Wong Lab Develops Smarter Cancer-Killing Cells

A system of engineered cells that communicate, targeting autoimmune diseases too

By Patrick L. Kennedy

New research out of the College of Engineering could enable doctors to program a patient’s immune system with a more versatile toolkit than ever before in the fight against cancer, as well as autoimmune diseases. Associate Professor Wilson Wong (BME) and colleagues published their study this month in Nature Communications.

Wong’s team approaches the immune system as a computing circuit, which in many ways it resembles. They are reprogramming the circuit to identify and eliminate tumor cells that it’s not catching automatically. Existing immunotherapies do this, but not with the same simultaneous level of specificity and broadness as Wong’s system.

This latest development in synthetic biology is part of Wong’s ongoing work to improve upon chimeric antigen receptor (CAR) T-cell treatments. In conventional CAR-T therapy, T-cells are extracted from a patient’s blood sample and then modified to attack specific antigens (receptor molecules) on the patient’s tumor cells. But the treatment can backfire by triggering a massive release of cell-killing substances called cytokines, which can be life-threatening.

What Wong’s lab has developed in recent years is a CAR-T system that is split, universal, and programmable (SUPRA). That means it can target two types of antigens, making it effective against a wider variety of cancers, and it can be deactivated to prevent cytokine-induced side effects.

In their new study, Wong’s team further tweaked their CAR-T cells by adding a third target antigen, meaning the engineered immune cells can operate with a higher degree of specificity. To explain the advantages of being more specific, Wong poses the analogy of a detective searching for a crime suspect. If all he has to go on is that the suspect “wears glasses,” that doesn’t narrow the field much. If he learns he’s looking for someone with glasses and a beard, he might be getting somewhere. Now, if the suspect has glasses, a beard, and a purple beret, then the detective has a clear idea of what he’s looking for.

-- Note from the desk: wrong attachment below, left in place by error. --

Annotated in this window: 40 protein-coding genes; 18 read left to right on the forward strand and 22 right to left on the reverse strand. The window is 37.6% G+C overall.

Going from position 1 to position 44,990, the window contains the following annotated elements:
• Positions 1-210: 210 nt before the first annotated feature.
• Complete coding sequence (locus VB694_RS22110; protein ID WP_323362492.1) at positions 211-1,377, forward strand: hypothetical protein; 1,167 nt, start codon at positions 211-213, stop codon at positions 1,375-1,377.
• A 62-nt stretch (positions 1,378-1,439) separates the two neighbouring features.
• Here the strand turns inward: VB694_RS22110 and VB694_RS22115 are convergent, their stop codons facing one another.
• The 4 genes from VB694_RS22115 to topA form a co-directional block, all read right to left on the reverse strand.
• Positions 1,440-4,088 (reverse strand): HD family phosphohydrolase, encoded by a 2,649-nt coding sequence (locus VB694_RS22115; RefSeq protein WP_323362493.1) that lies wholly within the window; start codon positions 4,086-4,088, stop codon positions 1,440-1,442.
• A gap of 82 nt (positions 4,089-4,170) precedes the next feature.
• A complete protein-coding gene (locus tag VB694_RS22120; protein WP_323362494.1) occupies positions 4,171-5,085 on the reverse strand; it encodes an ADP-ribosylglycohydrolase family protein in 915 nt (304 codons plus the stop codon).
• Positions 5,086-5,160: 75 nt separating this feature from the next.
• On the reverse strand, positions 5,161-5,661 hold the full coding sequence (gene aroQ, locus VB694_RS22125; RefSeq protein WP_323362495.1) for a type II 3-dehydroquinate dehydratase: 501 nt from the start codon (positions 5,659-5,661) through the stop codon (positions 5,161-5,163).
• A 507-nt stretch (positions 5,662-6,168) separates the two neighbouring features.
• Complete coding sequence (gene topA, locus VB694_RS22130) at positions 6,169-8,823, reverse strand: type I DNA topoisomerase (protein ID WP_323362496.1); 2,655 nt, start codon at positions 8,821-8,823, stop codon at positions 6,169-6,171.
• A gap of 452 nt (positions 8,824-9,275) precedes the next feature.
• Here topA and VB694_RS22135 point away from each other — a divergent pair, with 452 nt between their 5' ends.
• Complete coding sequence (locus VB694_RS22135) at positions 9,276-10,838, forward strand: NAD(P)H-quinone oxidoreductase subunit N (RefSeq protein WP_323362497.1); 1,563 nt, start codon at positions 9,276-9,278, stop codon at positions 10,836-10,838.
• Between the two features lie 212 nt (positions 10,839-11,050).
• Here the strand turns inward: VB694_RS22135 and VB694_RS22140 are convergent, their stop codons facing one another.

A schematic of a CAR circuit that enables T cells to logically detect three antigens.

Wong’s cancer-killing T-cells, similarly, are more effective because they know what characteristics (in their case, antigens) they’re really looking for. They can even be programmed with what the team calls “NOT logic,” ordering them to search for “A and B and not C.” (So glasses and beard, but not the purple beret.)

Moreover, Wong’s team showed that their SUPRA system works not just in T-cells but in multiple immune cell types. That should pave the way for safer therapies for cancer as well as autoimmune disorders such as arthritis and multiple sclerosis. The system can also suppress the immune response that leads to organ transplant rejection.

It’s worth noting that Wong’s lab accomplished these advances by applying distributed computing principles to the engineered immune cells as a system. “In computer science, distributed computing is about having multiple computers that all do pieces of the computation, and then they combine to solve the bigger problem—that way, each computer doesn’t need to be a super-computer,” Wong explains. “We’ve kind of done that by splitting the parts of the computation among different cell types and having them come together to form a program.”

Finally, the cells are directed to target specific antigens by way of a new synthetic intracellular communication channel that Wong and colleagues have engineered. “Each cell type is tasked with sensing and producing a specific subset of inputs and outputs,” the co-authors write in the paper. “Immune cells can directly communicate with each other to attain temporally choreographed responses.”

Wong’s collaborators on the study were James J. Collins, the former ENG professor who pioneered synthetic biology; former PhD student Jang Hwan Cho (’19); former ENG postdoc Atsushi Okuma; former master’s student Katri Sofjan (’19); and PhD student Seunghee Lee. The SUPRA technology is licensed to Senti Bioscience, co-founded by Wong and Collins.

The full article is available at the Nature Communications website.